Everything You Need to Know About Insulating Your Garage Conversion

A garage conversion is a fantastic way to make more room in your home. It’s a great alternative to spending time and money on building an extension. However, one thing that garages don’t normally have is sufficient insulation. So you’re going to have to think about insulating your garage.

Whether you are converting your garage into an office, bedroom or dining space, you need to keep the people in it warm. So take these actions to insulate your garage effectively.

Consult building regulations and u-values

Building regulations say that your garage conversion should meet certain thermal standards. The walls, floor and roof will require insulating so its u-value meets or is below the required value. The u-value represents the rate of heat loss through the product. The lower it is, the more heat the building retains.

Wall insulation

There are two different wall insulation types to consider:

External wall insulation: This kind of insulation is best for detached garages. This is because the insulation and render go on the outside of the garage. A benefit to this is that it gives you the most amount of space in your garage as possible.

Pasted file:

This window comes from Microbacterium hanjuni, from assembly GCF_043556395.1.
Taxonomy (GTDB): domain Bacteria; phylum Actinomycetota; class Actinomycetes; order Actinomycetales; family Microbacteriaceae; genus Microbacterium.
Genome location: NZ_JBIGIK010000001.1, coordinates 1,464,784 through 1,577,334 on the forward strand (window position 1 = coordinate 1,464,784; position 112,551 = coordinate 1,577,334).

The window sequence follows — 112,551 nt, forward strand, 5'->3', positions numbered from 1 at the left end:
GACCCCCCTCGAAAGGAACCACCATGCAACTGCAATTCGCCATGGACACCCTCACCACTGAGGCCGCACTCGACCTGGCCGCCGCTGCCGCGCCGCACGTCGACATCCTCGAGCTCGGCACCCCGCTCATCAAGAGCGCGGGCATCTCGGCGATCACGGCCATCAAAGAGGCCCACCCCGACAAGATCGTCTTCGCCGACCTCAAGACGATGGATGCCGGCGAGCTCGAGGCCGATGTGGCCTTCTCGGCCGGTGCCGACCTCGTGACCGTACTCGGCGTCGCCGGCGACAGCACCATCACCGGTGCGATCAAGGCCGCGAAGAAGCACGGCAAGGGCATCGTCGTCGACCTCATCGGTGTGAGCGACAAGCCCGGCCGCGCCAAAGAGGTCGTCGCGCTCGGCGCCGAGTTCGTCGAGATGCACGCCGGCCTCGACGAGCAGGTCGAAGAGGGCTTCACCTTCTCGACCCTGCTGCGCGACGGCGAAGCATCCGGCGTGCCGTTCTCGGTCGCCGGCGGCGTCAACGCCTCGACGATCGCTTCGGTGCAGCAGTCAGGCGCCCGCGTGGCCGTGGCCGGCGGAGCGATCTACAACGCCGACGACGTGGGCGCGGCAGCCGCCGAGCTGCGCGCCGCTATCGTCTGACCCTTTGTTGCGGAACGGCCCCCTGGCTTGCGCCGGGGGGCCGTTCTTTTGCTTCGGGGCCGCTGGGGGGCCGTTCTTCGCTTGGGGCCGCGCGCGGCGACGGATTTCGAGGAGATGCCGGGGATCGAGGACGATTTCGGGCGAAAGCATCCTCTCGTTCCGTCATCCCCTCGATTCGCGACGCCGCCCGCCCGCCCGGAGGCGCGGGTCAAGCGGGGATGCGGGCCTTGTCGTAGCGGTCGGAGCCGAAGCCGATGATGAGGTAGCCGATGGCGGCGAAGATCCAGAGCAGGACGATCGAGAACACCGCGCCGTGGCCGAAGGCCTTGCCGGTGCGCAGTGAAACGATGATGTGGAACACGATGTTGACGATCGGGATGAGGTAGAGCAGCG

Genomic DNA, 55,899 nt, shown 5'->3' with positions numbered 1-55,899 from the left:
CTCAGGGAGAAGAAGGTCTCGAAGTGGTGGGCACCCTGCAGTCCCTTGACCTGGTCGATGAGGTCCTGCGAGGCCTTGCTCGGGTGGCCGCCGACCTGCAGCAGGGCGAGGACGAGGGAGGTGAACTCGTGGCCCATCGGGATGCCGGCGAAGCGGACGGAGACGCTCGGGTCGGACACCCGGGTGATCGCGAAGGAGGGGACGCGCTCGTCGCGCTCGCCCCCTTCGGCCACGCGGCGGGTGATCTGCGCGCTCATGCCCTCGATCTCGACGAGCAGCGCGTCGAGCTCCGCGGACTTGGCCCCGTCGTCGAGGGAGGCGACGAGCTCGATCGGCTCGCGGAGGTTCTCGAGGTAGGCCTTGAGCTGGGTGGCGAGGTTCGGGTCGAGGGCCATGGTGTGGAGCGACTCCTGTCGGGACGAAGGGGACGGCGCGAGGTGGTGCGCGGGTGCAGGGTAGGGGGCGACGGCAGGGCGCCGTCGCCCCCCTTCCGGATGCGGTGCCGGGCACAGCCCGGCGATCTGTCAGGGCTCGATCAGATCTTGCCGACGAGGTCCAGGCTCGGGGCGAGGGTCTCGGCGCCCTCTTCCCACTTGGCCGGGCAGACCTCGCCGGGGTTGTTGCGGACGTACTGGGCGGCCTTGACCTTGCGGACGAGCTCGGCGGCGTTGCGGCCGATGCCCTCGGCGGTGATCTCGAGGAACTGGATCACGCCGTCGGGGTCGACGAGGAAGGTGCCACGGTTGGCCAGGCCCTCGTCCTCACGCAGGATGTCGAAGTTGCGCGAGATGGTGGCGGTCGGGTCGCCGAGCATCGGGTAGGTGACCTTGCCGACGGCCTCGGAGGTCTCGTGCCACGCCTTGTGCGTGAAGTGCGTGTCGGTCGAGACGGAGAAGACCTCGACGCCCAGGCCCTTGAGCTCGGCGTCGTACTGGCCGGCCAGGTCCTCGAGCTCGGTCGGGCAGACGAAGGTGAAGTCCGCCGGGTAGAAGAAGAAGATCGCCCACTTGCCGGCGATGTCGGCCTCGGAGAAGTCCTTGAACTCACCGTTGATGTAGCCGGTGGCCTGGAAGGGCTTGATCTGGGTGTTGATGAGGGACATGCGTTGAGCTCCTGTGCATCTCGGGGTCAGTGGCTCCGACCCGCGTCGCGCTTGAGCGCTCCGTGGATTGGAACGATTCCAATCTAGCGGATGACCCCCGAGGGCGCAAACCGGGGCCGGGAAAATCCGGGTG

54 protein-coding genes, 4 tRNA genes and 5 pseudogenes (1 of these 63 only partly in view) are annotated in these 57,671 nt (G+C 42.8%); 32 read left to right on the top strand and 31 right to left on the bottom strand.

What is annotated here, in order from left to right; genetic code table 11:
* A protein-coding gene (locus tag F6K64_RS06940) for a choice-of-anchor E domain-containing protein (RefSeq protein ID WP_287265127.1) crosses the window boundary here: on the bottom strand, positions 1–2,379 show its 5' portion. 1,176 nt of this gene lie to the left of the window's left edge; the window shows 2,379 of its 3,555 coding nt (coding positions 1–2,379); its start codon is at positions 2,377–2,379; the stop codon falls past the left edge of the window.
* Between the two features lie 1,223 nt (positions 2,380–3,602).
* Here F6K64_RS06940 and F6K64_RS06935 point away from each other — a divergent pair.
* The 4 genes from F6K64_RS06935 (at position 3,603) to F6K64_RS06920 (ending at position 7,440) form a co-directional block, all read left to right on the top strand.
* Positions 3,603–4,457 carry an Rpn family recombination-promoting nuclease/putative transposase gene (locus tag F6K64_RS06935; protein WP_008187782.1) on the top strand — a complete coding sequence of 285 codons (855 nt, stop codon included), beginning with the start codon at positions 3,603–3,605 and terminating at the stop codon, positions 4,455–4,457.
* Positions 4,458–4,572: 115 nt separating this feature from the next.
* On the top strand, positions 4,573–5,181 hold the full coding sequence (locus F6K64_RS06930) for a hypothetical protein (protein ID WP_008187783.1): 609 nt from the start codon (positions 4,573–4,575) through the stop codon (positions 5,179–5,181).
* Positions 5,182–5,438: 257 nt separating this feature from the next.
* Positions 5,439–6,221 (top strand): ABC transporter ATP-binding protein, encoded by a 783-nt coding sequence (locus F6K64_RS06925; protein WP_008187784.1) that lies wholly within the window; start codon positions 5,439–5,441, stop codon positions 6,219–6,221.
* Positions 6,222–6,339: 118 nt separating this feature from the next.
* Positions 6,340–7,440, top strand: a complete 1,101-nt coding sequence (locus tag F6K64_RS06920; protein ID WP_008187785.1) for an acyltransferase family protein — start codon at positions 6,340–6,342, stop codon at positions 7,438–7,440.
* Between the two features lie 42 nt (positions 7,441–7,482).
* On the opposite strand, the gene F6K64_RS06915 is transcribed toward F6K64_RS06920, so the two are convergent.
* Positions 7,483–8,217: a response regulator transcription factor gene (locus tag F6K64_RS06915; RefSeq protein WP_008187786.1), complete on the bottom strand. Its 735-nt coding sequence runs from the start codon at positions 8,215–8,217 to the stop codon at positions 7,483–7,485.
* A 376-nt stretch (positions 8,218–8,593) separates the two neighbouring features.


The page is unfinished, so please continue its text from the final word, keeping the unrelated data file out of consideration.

Internal wall insulation: You can use insulated plasterboard with drywall screws over a damp proof course to insulate your garage. This technique is more popular and often simpler but will reduce the amount of inside space you have.

The roof

The majority of garages have flat roofs that can be insulated on the inside or outside. Warm roofs are insulated above and between the roofing joists. If your garage already has this then you don’t need to do anymore. However, for cold roofs, where insulation is just between the roof joists, you need to create adequate ventilation. This will help to prevent condensation. You might have to add more insulation to ensure your garage roof meets the required u-value.

The floor

Believe it or not, you also need to insulate your garage floor. You need to work out the Perimeter/Area (P/A) Ratio, which is the perimeter of the exposed walls divided by the floor area. You can use this to work out the insulation thickness you need to get the right u-value. You need to think about the floor level in your garage compared to the rest of your home. If the floor is lower than the rest of your property, you can add insulation and build up the flooring to the same height as the rest of your home. But if your current flooring is already level, you may need to dig up the floor to add damp proof course and insulation.

Your insulation professional and builder should be able to give you advice on the best way to insulate your garage conversion. Simply complete our online form to get quotes from up to 4 professionals in your local area.

Evy Coe

Evy works for Quotatis as a Content Marketing Executive. She loves to write about interior design and help homeowners with their DIY projects.